Thursday, July 29, 2010

The power of a picture

I found out today about TIME magazine's upcoming cover and the discussions/debates it has sparked. The cover and related article are about Afghan women and the impact the Taliban has on their lives. The cover picture is of a woman named Aisha. The image is upsetting, and can be seen here with her story.

Apparently, there was concern before choosing this image about the fact that kids may see the image unintentionally and be upset by it. The managing editor of TIME speaks to this concern in this article and explains his reason for going ahead with it.

There is no question in my mind that kids will see it, and I hope it leads to safe, productive, open dialogue within families about the scary, awful things that happen sometimes.

But there is this little part of my brain that is going, "Wait, really? Our kids are inundated with images of violence in video games, movies and TV shows daily, for hours at a time, and you are worried about this single image?? Why, because it is real?"

This picture, as upsetting as it is, is an opportunity. An opportunity for families to learn more about what kind of exposure their kids have to images of violence already (via games, shows, etc) and what they understand about they are seeing. I remember a lot of concern being voiced around 9/11 and how to talk to kids about it. I also remember talking to a young boy, about 11 years old, right after 9/11 who thought it was cool because "it was just like in a movie". Groups like the Center on Media and Child Health are looking at the impact of media/entertainment/access to technology on kids and teenagers. They have commented on this cover saying that it will be seen as "a symbol of bad things that can happen to people."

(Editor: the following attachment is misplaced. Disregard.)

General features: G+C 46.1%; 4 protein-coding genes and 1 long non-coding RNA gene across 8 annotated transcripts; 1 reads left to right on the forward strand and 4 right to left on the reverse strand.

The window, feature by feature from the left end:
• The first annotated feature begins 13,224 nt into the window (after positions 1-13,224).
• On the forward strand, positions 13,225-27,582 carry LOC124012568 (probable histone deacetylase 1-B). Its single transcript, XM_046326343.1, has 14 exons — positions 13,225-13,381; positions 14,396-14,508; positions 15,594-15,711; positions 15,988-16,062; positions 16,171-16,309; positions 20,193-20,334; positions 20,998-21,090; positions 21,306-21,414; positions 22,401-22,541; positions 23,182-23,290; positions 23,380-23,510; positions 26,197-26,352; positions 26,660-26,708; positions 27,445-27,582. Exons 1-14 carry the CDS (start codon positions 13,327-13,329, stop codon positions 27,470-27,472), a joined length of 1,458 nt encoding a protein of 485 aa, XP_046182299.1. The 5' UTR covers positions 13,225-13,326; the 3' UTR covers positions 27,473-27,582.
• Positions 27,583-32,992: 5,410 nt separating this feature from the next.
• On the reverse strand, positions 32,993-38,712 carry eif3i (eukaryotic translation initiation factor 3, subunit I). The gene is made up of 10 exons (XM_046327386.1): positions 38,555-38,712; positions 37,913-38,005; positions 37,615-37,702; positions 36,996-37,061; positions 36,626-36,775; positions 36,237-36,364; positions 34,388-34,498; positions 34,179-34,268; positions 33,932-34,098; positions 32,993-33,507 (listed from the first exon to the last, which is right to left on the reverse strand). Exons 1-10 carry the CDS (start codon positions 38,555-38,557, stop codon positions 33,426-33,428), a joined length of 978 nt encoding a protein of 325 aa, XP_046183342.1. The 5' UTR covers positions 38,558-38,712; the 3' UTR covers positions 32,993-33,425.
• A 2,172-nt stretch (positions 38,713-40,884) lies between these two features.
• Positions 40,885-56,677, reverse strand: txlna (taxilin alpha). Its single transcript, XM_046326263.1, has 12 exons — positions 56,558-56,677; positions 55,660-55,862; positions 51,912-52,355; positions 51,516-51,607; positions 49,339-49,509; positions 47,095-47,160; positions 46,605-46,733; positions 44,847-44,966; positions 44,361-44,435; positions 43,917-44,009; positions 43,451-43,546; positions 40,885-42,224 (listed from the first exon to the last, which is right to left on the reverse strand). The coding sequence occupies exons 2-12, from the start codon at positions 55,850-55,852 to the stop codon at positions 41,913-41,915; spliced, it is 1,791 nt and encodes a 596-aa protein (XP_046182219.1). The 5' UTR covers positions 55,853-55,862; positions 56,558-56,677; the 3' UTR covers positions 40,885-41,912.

I will admit that I am not very well informed on the situation in Afghanistan and have only become more aware of it this week with the leak reports all over the news. As I learn more about it, I appreciate the complexities of what is going on. I also appreciate some of the comments on the TIME's articles above about how what happened to Aisha occurred with US presence in the country, and that the cover title may be a little misleading. I appreciate the need for stories like Aisha's to help people understand the impact of certain ruling parties. I also appreciate that I am not a parent, and can only imagine what this would be like to discuss as a parent with my young child, and that some families may have a harder time broaching this than others.

As much as I marvel at the accomplishments of humanity, I shudder in fear at the terrifying acts of degradation, violence, and hatred we as humans are capable of inflicting on each other. I look at this picture and I don't understand how such an act is possible, and yet I know it is wrong. I encourage you to learn more, as I am, about this situation, and to be a part of the safe open dialogue in your families and communities.

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